If the $8.4 million raised yesterday by geo-social network Gowalla tells us anything it is that geo is red hot right right now. The trickle of geo apps is already turning into a flood. The latest example is Mobcast, an iPhone app (iTunes link) which adds lets you broadcast your location to your existing Facebook friends.
Mobcast is like a combination of Foursquare and Google Latitude. Except you use your Facebook ID to sign in and there are no check-ins. You simply select which friends you want to “mobcast” to, and then they see your updates on a map. Why join a new geo-social network when you can just tap into Facebook?
But Mobcast does have its flaws. Like Google Latitude, it constantly broadcasts your location to your chosen friends or subset of friends. But the app must reman open to do that since you can’t run the app in the background (Latitude’s iPhone app shares the same problem). Also, the locations are shown on a map, but Mobcast doesn’t match the locations to a directory of known businesses or points of interest like Foursquare or Gowalla try to do. Although you can include that information in your update if you want.
Until Facebook decides to release its own geo-location support (like Twitter has already), Mobcast is a close approximation of what might very well one day become a feature of all mobile Facebook apps, including the company’s own. But the prospect of competing with Facebook doesn’t bother the developers Jeff Schnitzer and Nikolai Sander. “This isn’t some big VC-backed play hoping to take over the world,” says Schnitzer. “We’re two guys who spent a month and a half building what Facebook should have built a long time ago.”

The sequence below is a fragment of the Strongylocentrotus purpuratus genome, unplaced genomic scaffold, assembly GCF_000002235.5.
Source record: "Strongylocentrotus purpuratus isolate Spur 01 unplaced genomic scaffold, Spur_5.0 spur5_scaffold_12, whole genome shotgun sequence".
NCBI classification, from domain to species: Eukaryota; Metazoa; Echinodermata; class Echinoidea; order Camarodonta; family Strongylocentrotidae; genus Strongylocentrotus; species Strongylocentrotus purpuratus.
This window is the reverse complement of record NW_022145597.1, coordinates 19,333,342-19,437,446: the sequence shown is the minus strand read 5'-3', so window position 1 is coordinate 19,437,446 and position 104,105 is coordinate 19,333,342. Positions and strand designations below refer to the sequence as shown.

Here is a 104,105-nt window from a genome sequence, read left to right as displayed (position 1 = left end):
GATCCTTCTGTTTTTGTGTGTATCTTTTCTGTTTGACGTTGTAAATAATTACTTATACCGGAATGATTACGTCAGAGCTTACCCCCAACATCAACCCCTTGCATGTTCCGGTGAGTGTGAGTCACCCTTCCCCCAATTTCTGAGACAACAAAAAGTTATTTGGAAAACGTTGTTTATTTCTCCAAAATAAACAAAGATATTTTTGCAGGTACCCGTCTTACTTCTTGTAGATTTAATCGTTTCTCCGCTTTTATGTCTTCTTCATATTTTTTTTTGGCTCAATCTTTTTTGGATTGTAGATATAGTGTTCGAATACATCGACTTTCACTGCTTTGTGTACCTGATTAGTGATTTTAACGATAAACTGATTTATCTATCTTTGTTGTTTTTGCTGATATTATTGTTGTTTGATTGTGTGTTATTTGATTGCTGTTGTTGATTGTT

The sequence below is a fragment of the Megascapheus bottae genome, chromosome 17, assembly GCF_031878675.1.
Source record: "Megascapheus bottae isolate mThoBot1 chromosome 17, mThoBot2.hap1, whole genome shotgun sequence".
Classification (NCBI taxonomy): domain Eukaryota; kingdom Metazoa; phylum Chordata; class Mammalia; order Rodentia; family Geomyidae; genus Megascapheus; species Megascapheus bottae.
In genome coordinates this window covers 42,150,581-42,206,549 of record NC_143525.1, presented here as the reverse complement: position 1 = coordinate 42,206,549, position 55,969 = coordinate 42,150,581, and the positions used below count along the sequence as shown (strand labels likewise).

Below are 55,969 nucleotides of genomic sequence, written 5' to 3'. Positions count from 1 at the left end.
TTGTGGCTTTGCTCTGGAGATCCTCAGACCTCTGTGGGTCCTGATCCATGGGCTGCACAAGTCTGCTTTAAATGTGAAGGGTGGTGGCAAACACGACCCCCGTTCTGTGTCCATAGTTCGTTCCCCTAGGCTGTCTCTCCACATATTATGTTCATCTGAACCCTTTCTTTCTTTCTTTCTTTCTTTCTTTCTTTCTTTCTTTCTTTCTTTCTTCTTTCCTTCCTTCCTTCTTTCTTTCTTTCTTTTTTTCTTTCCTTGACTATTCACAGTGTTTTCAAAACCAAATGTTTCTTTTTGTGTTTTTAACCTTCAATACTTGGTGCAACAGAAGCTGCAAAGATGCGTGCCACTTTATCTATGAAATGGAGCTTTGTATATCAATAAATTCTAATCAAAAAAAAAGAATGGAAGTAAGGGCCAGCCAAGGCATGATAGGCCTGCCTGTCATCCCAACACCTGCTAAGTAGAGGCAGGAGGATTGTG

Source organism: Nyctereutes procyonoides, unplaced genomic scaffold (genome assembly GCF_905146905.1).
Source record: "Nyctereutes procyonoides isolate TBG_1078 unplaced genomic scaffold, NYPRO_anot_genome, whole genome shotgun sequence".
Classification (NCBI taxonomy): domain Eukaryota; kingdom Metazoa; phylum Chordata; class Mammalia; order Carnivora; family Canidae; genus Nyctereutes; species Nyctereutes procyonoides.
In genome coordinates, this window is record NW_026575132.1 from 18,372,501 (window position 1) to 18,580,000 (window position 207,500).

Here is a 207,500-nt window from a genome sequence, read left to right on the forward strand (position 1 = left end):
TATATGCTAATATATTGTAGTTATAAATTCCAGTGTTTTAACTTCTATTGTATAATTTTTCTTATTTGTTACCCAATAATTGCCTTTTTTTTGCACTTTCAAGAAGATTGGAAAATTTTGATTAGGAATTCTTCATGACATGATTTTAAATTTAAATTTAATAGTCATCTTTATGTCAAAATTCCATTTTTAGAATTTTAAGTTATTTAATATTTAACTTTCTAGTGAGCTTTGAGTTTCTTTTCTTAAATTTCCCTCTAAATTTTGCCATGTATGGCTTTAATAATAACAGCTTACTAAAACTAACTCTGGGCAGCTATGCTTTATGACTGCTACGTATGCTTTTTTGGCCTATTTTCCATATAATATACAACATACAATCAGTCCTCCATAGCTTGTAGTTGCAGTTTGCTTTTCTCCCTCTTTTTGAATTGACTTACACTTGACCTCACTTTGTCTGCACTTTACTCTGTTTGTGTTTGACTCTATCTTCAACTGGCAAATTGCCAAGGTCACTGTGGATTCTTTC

On the iPhone, you can see your friends’ location on a map and when they send out a new geo-update, you get a notification as well (presuming you both have Mobcast). Using Facebook’s friend list, you can determine who can see your location and who cannot, and you can always delete your location history or go into stealth mode for those private rendezvous.